In her popular book A Natural History of the Senses, Ackerman celebrates the human body; in A Natural History of My Garden, she turns her attention to the world outside the body, outside the human sphere. Structured by seasons, this is a book of subtle shifts, but the reader never feels lost. Her prose is so welcoming, at times it feels like she's talking directly to you, although her lush, poetic language is the opposite of speech.
Distracted urban readers craving a book that will transport them would do well to spend time immersed in these pages, as will gardeners who've lost appreciation for their plot. Ackerman is a generous writer--a teacher who will share treasured, obscure passages from Beckett or Hawthorne. She's emotional and highly charged, and her descriptions are so clear they're small marvels. She's remarkable for her ability to find mystery everywhere. --Emily White --This text refers to an out of print or unavailable edition of this title.
Copyright 2001 Cahners Business Information, Inc.--This text refers to an out of print or unavailable edition of this title.
I have enjoyed Diane's books. The Natural History of the Senses is the first one I read. Gets you to stop and pay attention. Fun read.Published 17 months ago by BUMWHISTLE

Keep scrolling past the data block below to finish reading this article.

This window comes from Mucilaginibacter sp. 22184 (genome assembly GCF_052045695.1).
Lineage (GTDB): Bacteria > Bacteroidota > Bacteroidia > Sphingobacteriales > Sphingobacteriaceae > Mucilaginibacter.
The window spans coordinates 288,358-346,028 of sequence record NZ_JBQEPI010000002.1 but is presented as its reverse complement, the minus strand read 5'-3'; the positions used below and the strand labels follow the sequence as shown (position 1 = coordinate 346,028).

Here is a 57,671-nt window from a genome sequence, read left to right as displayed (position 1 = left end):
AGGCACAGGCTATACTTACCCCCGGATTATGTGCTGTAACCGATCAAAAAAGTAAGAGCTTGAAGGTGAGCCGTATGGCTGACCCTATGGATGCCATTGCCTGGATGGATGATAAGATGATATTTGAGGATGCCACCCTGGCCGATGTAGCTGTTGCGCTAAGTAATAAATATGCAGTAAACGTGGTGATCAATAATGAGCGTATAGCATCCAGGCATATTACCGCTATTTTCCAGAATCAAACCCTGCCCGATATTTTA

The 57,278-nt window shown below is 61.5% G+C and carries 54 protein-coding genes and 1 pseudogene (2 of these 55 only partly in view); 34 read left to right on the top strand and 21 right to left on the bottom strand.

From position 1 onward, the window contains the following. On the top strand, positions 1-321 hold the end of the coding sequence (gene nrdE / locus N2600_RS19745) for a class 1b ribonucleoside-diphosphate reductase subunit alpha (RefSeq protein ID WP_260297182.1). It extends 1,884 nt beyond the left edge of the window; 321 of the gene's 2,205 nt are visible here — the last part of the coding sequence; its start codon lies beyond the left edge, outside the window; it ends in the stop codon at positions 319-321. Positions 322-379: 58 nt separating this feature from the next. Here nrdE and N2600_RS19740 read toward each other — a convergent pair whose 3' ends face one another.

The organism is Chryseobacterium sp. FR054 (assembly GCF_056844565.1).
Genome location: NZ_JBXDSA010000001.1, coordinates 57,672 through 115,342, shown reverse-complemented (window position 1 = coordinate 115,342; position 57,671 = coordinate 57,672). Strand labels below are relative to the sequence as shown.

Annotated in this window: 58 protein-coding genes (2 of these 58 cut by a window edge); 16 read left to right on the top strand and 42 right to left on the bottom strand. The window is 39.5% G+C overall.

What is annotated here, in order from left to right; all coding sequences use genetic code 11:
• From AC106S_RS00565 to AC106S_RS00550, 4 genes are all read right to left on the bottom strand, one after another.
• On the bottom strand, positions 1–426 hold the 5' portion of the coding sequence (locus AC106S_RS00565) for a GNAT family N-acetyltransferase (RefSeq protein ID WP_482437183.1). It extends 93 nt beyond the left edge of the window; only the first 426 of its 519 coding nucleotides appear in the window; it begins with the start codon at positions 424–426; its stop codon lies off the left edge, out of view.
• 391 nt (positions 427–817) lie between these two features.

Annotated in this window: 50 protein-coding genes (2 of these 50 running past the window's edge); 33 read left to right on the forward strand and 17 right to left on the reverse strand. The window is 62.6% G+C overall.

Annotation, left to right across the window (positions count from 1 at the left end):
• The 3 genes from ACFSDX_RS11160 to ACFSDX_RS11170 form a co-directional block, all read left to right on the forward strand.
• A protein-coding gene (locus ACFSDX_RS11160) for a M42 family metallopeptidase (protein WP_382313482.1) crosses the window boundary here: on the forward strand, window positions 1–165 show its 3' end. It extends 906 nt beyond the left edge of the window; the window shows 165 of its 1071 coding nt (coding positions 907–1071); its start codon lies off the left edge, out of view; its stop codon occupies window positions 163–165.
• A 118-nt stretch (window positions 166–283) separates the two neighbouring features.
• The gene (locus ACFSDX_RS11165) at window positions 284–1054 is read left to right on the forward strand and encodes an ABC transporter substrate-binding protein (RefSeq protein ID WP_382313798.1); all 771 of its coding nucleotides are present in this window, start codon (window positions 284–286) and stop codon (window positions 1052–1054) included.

30 + pages were missing from the book. It was very disappointing and I lost interest in the book as a wholePublished 21 months ago by shirley sandberg
I have had this book for a few years. I keep it on my night stand and read and reread it. Her words are wonderful, so informing and truly cultivate delight . Read morePublished 22 months ago by Sharon L. Arthur
I keep this book where I can pick it up when I just need to relax and remember what a joy our gardens can be .Published 22 months ago by VZ
I have seldom come across such an amalgamation of misinformation, silliness and self-absorption as this writing contains. Read morePublished on July 22, 2009 by T. Culver
"By retreating farther and farther from nature, we lose our sense of belonging. " ~ pg. 7
Diane Ackerman has created her own oasis of pleasure. Read more
Diane Ackerman wrote this book during her convalescence from a knee injury. Being a very active person, she was frustrated by her inability to do her usual routines. Read morePublished on October 21, 2007 by Brenda Savage-Knight
What a remarkable account of one's love for gardening. This is quite an inspiring book for anyone interested especially in gardening. Read morePublished on October 14, 2007 by Mary K. Ohara
In an earlier book, Ms. Ackerman congratulates herself on being open to experience more than most people. Read morePublished on January 11, 2006 by E. M. Bristol